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Caring for Agitation in Alzheimer's Disease

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8 Tips for Alzheimer’s Disease Caregivers and Families

Medically Reviewed By Eloise Theisen, RN, MSN, AGPCNP-BC

People caring for someone with Alzheimer’s disease may find it beneficial to make the environment safe for their loved ones, keep a regular routine, and wind down as the day goes on. It’s also important for caregivers to consider their own personal needs. Caring for someone with Alzheimer’s disease can be difficult at times. In addition to keeping your loved one’s needs in mind, taking care of your health and getting help when necessary is important.

If you need help caring for someone with Alzheimer’s disease or another form of dementia, talk with your loved one’s doctor.

This article discusses eight tips to help Alzheimer’s caregivers take care of themselves and their loved ones.

1. Educate yourself

Two people sitting together on a park bench
Rob and Julia Campbell/Stocksy United

As a caregiver, you may need to do things you’ve never done before. Learning more about what to expect during the different stages of Alzheimer’s disease can help you prepare yourself for what’s to come.

Learn more about how fast Alzheimer’s disease may progress and its stages.

Organizations like the Alzheimer’s Association can also help you learn skills to manage daily tasks like grooming or eating, communicate with your loved one, and ensure your loved one’s safety through the disease.

2. Keep a routine

It may be helpful for you and your loved one to try keeping a set routine for daily activities like eating, bathing, and dressing. The Alzheimer’s Association notes that having a structured routine may decrease agitation in people with dementia and help lift their mood.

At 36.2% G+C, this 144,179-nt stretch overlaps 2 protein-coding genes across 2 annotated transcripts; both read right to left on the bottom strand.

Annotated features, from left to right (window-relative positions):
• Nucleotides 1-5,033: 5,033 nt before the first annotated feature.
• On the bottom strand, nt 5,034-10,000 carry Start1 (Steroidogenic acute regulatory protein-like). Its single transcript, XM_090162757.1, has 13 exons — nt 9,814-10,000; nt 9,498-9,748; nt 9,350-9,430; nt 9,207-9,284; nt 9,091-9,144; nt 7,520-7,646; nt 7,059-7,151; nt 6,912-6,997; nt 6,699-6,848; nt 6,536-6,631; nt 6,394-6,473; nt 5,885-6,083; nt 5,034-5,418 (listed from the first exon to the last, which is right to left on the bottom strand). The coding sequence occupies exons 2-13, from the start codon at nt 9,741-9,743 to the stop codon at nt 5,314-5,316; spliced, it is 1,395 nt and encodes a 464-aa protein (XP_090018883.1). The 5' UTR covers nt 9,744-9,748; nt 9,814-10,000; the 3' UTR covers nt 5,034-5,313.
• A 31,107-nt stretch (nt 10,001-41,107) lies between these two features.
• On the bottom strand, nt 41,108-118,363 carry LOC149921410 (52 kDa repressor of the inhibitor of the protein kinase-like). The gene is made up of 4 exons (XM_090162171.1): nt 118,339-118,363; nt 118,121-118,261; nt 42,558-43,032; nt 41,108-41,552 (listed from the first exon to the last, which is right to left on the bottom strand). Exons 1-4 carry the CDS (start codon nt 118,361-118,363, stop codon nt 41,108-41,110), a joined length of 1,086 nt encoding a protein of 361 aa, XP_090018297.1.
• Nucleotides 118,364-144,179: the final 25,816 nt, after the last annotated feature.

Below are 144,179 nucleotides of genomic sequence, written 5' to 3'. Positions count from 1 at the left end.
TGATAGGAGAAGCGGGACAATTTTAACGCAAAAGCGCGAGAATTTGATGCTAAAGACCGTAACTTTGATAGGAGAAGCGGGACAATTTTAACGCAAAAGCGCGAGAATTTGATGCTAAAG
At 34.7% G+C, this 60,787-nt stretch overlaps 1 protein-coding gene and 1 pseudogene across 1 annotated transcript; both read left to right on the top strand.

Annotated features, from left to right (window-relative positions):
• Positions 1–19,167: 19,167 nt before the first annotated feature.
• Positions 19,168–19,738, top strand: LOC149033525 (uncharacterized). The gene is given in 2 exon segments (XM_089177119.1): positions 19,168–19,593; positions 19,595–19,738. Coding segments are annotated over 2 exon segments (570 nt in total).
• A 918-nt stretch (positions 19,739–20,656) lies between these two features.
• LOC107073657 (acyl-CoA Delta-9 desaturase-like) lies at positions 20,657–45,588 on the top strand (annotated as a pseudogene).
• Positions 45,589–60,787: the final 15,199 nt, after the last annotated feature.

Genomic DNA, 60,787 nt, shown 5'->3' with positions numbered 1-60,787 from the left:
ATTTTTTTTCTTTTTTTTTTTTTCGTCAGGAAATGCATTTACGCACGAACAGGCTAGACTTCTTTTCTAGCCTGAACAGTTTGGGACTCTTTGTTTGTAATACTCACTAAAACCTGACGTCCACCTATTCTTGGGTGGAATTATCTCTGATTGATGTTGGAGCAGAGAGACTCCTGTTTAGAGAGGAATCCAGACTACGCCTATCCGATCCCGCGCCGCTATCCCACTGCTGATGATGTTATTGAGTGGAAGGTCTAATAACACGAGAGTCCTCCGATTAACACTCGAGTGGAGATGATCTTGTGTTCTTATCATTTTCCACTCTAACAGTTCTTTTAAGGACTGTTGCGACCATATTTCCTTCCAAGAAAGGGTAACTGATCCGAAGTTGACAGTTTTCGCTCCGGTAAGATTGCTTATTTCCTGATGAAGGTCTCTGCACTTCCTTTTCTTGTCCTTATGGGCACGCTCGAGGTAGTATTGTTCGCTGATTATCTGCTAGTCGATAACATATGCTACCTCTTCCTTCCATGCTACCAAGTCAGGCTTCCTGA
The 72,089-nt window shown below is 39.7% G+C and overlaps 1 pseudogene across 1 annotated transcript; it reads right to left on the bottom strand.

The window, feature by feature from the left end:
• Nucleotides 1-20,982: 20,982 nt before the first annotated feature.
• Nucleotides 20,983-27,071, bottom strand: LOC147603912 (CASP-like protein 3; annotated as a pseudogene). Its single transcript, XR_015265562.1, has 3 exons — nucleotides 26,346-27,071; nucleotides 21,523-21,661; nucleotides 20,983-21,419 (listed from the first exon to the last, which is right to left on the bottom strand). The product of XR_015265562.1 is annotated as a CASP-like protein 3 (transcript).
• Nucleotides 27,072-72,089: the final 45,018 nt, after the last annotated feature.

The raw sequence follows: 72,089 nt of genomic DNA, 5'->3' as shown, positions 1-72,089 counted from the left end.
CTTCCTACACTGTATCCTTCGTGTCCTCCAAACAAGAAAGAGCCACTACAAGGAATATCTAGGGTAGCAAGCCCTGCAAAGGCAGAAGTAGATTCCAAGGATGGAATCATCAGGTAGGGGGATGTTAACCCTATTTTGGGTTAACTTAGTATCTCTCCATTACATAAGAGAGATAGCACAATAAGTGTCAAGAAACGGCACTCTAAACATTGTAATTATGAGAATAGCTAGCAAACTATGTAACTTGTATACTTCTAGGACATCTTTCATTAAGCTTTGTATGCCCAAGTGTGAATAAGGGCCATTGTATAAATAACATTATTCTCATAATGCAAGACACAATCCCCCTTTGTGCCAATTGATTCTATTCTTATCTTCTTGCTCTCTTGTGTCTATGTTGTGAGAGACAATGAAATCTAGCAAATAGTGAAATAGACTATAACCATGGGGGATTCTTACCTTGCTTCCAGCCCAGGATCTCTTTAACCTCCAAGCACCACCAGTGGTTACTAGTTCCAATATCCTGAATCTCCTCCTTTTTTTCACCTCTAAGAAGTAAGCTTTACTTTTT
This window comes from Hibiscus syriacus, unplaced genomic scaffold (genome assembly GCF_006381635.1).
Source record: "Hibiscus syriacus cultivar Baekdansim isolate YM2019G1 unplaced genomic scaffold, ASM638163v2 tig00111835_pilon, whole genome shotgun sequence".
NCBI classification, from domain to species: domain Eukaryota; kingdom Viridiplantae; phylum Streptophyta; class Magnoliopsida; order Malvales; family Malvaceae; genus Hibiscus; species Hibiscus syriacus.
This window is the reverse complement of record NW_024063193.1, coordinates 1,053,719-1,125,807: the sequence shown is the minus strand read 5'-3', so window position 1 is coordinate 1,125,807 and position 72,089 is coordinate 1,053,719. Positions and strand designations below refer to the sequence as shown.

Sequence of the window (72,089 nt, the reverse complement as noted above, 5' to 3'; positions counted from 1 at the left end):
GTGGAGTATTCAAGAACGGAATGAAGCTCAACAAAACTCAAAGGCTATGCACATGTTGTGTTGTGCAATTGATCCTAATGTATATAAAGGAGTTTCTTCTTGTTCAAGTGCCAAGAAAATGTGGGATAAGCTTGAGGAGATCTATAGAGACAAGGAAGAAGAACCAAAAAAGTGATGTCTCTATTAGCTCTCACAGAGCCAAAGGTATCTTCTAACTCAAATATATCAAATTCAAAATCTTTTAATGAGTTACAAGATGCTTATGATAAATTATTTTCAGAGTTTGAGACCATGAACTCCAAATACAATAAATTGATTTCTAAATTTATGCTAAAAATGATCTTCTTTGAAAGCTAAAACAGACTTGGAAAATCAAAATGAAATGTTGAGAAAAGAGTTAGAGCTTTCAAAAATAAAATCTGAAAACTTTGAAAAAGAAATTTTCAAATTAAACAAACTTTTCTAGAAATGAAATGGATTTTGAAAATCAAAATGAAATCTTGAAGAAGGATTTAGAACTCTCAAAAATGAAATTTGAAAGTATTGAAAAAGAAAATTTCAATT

Also, it may be beneficial to work activities that the person enjoys into your routine. This could include listening to music, watching television, or taking a walk.

3. Help the person with daily tasks

Because Alzheimer’s disease affects a person’s memory, someone with the condition may find it difficult to manage everything they need to do. It may be beneficial to help your loved one keep a list of tasks, such as doctor’s appointments, in a calendar or journal.

Many people with Alzheimer’s disease also take medications to manage their symptoms. If a person with dementia has difficulty remembering to take their medication, it may help to set an alarm or reminder on your phone or their phone. Medication boxes with compartments for different times of the day could also be beneficial.

4. Allow the person to keep their independence when possible

When it’s time for your loved one to complete daily tasks, it can help to let them do as much themselves as they can. For example, a 2018 research review Trusted Source PubMed Central Highly respected database from the National Institutes of Health Go to source suggested that Alzheimer’s caregivers can allow their loved ones to keep some of their independence while getting dressed by providing gentle encouragement and positive reinforcement.

To further help a person with Alzheimer’s disease be independent, making their tasks as easy as possible can be beneficial. For instance, you can ensure that their clothes are loose-fitting and easy to handle, with zippers and fabric fasteners instead of buttons or buckles.

5. Keep safety in mind

Alzheimer’s disease can affect a person’s ability to think, walk, or move, and people with the condition may be more likely to wander or fall Trusted Source PubMed Central Highly respected database from the National Institutes of Health Go to source . With this in mind, keeping your loved one’s environment safe is essential.